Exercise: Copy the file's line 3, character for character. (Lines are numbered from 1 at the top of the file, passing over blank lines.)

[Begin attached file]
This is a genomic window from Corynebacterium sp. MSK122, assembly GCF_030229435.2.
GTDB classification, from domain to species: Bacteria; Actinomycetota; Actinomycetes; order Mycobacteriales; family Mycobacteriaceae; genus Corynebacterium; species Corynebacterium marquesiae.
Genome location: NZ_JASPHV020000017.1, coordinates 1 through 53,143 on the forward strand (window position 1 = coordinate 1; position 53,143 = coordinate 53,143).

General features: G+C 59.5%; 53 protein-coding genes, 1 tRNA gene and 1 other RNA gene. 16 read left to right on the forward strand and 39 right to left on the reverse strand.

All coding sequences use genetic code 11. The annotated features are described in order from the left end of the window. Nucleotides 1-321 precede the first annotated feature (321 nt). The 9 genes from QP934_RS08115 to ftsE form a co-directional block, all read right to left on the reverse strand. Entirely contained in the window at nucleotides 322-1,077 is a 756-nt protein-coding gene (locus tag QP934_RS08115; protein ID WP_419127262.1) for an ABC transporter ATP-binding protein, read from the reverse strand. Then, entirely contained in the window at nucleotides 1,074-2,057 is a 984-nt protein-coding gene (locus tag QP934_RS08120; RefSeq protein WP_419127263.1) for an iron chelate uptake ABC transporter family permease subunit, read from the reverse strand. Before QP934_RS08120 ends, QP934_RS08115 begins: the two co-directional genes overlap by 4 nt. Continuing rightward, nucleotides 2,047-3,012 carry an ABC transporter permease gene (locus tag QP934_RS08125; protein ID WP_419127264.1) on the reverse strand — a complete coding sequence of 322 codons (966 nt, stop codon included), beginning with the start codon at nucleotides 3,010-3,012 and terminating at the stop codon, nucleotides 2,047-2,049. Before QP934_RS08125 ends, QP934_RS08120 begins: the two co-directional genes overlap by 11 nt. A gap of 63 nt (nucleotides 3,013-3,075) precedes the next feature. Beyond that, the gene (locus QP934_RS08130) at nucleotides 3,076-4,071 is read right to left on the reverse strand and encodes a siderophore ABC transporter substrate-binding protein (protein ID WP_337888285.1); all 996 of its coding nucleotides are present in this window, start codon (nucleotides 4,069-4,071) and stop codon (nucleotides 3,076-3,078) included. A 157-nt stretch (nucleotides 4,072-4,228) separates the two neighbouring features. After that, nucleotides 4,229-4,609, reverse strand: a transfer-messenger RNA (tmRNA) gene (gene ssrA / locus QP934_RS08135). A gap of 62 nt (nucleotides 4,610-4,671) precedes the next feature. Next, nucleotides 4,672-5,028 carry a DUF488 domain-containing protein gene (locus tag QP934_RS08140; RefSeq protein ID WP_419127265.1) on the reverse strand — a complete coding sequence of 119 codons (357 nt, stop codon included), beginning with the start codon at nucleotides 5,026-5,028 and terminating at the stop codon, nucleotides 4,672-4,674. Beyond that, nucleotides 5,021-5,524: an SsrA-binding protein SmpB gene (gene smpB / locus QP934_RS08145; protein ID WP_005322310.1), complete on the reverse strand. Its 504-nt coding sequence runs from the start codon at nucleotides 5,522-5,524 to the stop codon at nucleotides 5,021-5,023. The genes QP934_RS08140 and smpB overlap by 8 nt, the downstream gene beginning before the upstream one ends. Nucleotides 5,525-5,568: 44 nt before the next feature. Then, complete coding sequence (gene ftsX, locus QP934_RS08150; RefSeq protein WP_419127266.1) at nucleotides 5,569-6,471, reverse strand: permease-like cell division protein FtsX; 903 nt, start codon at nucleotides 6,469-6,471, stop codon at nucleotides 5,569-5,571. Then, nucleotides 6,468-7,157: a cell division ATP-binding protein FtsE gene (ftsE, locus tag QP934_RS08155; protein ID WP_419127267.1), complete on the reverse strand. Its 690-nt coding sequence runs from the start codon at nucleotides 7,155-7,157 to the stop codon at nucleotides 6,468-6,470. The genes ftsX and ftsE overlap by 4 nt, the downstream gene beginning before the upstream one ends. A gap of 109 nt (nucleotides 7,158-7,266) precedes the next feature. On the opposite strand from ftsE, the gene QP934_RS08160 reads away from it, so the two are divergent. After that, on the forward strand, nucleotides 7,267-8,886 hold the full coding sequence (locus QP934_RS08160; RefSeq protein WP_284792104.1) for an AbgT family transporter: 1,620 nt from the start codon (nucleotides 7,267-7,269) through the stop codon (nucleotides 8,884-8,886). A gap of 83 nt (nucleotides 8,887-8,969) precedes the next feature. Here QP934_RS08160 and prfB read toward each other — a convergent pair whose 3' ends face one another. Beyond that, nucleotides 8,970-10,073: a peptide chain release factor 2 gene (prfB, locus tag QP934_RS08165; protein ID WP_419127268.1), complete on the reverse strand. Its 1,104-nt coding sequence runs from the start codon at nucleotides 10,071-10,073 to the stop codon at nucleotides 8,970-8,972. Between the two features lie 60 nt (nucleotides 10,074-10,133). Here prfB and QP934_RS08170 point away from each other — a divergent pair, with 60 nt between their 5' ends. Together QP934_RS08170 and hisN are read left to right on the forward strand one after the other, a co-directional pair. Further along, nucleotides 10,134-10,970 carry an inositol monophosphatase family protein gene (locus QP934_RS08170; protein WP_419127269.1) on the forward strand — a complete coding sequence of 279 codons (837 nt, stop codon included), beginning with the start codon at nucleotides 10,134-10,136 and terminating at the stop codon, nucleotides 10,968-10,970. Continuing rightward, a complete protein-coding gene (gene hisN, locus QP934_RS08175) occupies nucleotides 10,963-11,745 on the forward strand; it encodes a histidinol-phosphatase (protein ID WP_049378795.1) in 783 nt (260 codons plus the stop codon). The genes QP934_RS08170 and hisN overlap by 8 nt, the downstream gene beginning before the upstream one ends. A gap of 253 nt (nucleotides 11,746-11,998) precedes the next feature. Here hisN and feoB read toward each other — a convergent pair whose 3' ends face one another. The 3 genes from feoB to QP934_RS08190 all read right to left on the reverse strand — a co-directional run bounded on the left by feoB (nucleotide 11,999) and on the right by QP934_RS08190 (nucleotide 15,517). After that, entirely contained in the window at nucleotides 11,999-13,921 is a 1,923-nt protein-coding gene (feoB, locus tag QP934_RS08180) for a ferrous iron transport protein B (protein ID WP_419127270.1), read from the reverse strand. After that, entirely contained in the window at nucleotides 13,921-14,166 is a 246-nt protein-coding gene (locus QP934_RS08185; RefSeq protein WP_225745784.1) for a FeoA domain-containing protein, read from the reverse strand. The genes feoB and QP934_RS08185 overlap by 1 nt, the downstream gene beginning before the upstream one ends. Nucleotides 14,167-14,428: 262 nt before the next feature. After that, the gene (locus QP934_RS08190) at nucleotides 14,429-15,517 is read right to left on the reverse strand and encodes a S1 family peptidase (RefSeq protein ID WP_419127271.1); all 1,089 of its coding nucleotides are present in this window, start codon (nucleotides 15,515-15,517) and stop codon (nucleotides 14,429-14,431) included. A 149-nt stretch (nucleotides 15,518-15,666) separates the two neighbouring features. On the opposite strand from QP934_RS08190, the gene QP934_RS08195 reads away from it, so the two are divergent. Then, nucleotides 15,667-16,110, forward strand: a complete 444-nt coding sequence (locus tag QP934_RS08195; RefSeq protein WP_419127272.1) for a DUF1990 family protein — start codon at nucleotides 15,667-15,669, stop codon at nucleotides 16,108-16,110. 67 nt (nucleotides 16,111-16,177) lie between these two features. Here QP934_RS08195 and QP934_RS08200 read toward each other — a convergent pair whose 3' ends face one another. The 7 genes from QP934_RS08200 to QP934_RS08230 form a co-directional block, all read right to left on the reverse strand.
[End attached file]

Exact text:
Genome location: NZ_JASPHV020000017.1, coordinates 1 through 53,143 on the forward strand (window position 1 = coordinate 1; position 53,143 = coordinate 53,143).